She expressed her desire to play football to the NGO, who connected her with a coach training school students. This was the turning point in Sangeetha’s life, she says.
For most homeless children, dreaming of establishing a career or pursuing higher education is a distant reality. As soon as they turn 18, they take up menial jobs to make ends meet and feed their families. Some can’t afford to wait to reach the legal age.
Sangeetha’s life graph was also heading in the same direction, but her zeal to break this cycle and her natural talent saved her. Learning the sport was not as challenging as listening to taunts from her family and neighbours. They shamed her for wearing shorts and wasting time learning a frivolous sport that didn’t guarantee a stable income. After the NGO’s intervention, her mother, Selvi eventually gave in and allowed her to play.
“When she started playing, she had to wear shorts and pants. I was against the idea and was even criticised by many for allowing her to do so. But I realised that this is what she wanted to do, and when she started winning medals, I supported her. Others soon realised how well she was doing too. Now, we are all super proud of her,” Selvi told The News Minute.
Sangeetha swiftly developed a calibre for the sport due to rigorous practices and focus. She would practice before and during school hours, and at night under the street lights. A month later, she played her first local tournament ‘Slum Soccer Games’ and impressed everyone with her performance. This was followed by another win by Karunalaya’s girls’ team. She bagged her life’s first Best Player Award, which boosted her confidence and morale. The laurels also got her local recognition and people fondly started calling her ‘Soccer Sangeetha’.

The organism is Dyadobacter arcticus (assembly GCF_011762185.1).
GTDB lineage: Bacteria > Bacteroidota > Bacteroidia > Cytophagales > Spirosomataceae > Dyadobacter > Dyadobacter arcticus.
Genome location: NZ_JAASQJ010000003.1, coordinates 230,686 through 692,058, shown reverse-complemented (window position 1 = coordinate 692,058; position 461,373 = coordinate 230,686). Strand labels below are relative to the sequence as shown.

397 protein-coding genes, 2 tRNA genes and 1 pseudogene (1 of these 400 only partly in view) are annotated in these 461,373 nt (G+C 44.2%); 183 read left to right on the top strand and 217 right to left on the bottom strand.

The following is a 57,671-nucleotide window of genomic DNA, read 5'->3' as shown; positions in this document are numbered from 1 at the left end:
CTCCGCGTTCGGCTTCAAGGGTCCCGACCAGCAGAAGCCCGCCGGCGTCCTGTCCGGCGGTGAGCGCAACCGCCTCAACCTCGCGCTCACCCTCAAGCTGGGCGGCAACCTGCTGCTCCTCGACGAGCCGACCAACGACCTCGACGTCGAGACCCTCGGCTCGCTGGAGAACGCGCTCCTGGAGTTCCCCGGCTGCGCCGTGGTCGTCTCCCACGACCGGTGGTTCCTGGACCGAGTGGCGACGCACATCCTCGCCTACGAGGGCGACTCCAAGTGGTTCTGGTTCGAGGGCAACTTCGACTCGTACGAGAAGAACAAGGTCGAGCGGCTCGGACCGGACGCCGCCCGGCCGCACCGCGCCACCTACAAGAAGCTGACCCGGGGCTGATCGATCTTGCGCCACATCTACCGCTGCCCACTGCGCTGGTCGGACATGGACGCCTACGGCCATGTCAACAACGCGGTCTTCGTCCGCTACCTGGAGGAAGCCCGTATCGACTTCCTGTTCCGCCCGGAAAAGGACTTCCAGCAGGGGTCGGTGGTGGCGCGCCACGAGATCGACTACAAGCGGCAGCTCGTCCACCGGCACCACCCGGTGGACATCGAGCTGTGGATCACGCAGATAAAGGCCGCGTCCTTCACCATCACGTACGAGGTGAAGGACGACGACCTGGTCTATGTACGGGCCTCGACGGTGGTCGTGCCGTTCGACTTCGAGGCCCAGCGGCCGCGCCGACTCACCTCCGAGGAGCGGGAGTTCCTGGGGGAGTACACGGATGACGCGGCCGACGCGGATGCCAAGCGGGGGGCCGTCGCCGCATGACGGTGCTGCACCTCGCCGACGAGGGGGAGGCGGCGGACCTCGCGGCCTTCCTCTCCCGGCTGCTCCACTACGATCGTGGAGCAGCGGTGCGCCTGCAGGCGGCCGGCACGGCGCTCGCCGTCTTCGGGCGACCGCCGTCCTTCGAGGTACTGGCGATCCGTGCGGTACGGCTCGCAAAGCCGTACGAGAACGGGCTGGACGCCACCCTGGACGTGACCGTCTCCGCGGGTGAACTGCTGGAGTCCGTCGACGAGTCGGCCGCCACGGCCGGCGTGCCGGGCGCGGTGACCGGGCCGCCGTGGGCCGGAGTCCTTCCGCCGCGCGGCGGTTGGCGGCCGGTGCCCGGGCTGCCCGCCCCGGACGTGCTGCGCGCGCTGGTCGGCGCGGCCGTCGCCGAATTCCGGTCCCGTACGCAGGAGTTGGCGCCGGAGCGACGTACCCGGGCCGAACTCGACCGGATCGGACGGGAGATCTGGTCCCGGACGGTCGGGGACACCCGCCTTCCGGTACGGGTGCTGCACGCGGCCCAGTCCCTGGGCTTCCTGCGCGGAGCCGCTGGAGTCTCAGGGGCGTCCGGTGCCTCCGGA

With her coach’s help, she was selected to play her first-ever international match. Sangeetha was the only girl selected from Tamil Nadu. There has been no looking back since.
“I am grateful to the NGO, as they made it possible for a girl like me to be able to afford dreams and also fulfil them. Seeing my mother and sister struggle daily to feed us was painful, so I worked hard and decided to professionally pursue football,” says Sangeetha.
Sangeetha’s remarkable story was made into a seven-minute short award-winning film ‘Made in Madras’ in 2019 by Shikha Kumari, Mohit Arora and Aishwarya Ashok. The movie was screened at various festivals including the Chicago Reels Fest, and was declared the 2019 MY HERO People’s Choice winner.
“We were moved by Sangeetha’s story, including the fact that she dropped out of school and worked as a child labourer to sustain her family. She is a very strong person who doesn’t let her guard down easily, and yet, she is empathetic. Despite the adversities, her positive attitude and hunger for excellence will take her ahead in life,” says Mohit.
Today, Sangeetha’s life has not changed much. She still lives on the pavement and her mother is a daily wager. What has changed is the definitive career path that she has already embarked on. She is currently pursuing a B.Sc in Physical Education at Queen Mary’s College. She hopes to become an IAS officer so that she can use her position and uplift the lives of homeless children. She also wants to start a football academy to train children living in slums and on the streets for free.
“I want to use football to change lives. It has changed mine, now it’s time I return the favour,” Sangeetha adds.
Watch Made in Madras here:
Feature image source
To support Sangeetha financially, you can donate directly to her account. Details here:
Branch Code: 00S034
Name: S Sangeetha
Account Number: 6173587177
IFSC Code: IDIB000S034
Edited by Divya Sethu